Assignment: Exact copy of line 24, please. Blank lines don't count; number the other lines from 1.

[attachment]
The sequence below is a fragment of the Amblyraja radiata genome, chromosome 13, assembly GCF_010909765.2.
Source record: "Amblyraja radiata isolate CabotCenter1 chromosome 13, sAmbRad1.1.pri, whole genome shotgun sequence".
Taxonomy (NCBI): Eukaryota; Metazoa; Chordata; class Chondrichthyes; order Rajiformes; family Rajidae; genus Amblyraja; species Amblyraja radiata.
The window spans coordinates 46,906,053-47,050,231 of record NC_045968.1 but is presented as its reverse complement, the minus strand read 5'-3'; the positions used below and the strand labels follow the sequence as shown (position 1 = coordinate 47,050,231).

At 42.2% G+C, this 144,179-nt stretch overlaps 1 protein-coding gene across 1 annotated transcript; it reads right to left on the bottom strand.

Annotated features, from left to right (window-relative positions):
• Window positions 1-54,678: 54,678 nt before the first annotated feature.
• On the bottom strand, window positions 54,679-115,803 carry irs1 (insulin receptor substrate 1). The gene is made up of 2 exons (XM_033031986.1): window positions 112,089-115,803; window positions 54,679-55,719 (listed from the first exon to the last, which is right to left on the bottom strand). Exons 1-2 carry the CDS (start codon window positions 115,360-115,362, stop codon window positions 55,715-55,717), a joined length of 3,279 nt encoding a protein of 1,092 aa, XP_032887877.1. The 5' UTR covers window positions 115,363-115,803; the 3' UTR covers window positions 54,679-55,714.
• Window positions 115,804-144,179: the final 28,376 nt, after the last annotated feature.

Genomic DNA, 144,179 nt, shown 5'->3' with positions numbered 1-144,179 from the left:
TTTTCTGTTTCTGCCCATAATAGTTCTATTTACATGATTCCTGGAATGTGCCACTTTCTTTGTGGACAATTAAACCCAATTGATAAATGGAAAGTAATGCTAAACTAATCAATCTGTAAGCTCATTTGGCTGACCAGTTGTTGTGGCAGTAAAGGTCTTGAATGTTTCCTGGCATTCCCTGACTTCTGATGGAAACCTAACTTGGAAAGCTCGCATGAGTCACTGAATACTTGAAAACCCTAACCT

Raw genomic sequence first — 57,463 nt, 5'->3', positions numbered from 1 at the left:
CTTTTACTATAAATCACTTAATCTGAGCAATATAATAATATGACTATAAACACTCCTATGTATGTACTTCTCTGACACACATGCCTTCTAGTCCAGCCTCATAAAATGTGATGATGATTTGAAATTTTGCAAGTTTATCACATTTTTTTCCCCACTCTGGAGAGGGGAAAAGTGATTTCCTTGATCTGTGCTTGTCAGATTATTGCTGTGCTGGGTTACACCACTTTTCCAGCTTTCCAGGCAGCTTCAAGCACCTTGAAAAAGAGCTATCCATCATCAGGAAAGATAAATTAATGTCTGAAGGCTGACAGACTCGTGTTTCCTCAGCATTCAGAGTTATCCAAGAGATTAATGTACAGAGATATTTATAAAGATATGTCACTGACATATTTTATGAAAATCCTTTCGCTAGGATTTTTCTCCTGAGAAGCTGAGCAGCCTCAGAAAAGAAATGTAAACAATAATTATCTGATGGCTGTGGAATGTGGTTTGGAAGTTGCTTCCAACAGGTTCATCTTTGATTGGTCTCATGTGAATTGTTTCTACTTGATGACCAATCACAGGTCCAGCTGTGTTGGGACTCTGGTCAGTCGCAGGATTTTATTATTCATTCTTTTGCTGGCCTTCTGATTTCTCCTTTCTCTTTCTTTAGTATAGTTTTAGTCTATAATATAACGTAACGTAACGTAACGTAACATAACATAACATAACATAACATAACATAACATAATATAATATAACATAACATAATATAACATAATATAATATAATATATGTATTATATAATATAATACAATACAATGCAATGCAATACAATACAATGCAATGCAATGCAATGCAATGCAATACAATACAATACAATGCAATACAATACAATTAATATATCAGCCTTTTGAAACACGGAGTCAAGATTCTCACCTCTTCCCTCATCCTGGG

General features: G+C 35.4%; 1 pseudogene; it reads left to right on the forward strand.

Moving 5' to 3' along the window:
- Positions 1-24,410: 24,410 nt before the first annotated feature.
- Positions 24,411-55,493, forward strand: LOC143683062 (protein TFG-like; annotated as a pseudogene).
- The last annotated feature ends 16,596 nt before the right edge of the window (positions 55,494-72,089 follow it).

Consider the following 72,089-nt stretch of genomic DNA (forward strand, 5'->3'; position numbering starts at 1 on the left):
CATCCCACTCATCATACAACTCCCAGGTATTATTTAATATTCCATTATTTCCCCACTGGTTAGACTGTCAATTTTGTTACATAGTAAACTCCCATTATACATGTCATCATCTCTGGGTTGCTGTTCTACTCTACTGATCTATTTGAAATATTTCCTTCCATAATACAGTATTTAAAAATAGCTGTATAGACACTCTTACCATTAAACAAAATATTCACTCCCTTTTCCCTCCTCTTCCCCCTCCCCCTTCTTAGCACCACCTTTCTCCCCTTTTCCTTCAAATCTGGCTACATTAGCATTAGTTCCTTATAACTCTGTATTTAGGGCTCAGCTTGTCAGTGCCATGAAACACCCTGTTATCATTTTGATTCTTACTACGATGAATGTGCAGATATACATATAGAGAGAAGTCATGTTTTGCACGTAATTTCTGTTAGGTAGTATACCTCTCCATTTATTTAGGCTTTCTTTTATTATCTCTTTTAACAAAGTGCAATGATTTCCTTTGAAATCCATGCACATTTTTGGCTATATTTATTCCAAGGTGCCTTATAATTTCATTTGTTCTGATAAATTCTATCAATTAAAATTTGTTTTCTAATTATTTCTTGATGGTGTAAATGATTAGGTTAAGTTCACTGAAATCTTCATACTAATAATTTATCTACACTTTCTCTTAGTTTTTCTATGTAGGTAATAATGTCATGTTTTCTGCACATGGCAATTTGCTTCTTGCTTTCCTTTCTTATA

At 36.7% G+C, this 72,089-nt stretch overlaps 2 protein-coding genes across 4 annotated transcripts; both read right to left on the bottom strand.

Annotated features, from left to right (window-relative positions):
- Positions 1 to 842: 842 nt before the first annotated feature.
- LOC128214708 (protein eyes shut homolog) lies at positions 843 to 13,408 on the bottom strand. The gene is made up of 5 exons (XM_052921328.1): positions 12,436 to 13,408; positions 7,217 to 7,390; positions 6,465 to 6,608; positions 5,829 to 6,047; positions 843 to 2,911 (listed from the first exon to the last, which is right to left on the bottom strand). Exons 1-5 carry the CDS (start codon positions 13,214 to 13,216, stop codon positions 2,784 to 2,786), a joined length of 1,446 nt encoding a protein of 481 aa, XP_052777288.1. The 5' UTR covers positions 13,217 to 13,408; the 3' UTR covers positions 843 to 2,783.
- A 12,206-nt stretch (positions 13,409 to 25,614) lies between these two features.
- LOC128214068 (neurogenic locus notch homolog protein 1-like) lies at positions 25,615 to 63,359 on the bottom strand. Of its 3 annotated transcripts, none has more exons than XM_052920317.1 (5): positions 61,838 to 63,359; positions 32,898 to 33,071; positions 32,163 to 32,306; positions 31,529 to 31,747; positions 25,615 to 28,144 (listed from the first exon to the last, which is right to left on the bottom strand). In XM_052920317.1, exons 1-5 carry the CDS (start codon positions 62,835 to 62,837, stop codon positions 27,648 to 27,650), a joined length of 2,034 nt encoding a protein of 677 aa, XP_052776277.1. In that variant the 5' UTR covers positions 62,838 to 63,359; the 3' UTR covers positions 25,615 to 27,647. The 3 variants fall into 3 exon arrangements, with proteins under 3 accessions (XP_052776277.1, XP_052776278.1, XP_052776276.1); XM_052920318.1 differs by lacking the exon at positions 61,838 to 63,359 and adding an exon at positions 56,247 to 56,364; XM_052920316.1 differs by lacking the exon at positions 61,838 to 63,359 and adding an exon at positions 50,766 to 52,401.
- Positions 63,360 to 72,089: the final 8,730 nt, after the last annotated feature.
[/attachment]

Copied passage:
- LOC128214708 (protein eyes shut homolog) lies at positions 843 to 13,408 on the bottom strand. The gene is made up of 5 exons (XM_052921328.1): positions 12,436 to 13,408; positions 7,217 to 7,390; positions 6,465 to 6,608; positions 5,829 to 6,047; positions 843 to 2,911 (listed from the first exon to the last, which is right to left on the bottom strand). Exons 1-5 carry the CDS (start codon positions 13,214 to 13,216, stop codon positions 2,784 to 2,786), a joined length of 1,446 nt encoding a protein of 481 aa, XP_052777288.1. The 5' UTR covers positions 13,217 to 13,408; the 3' UTR covers positions 843 to 2,783.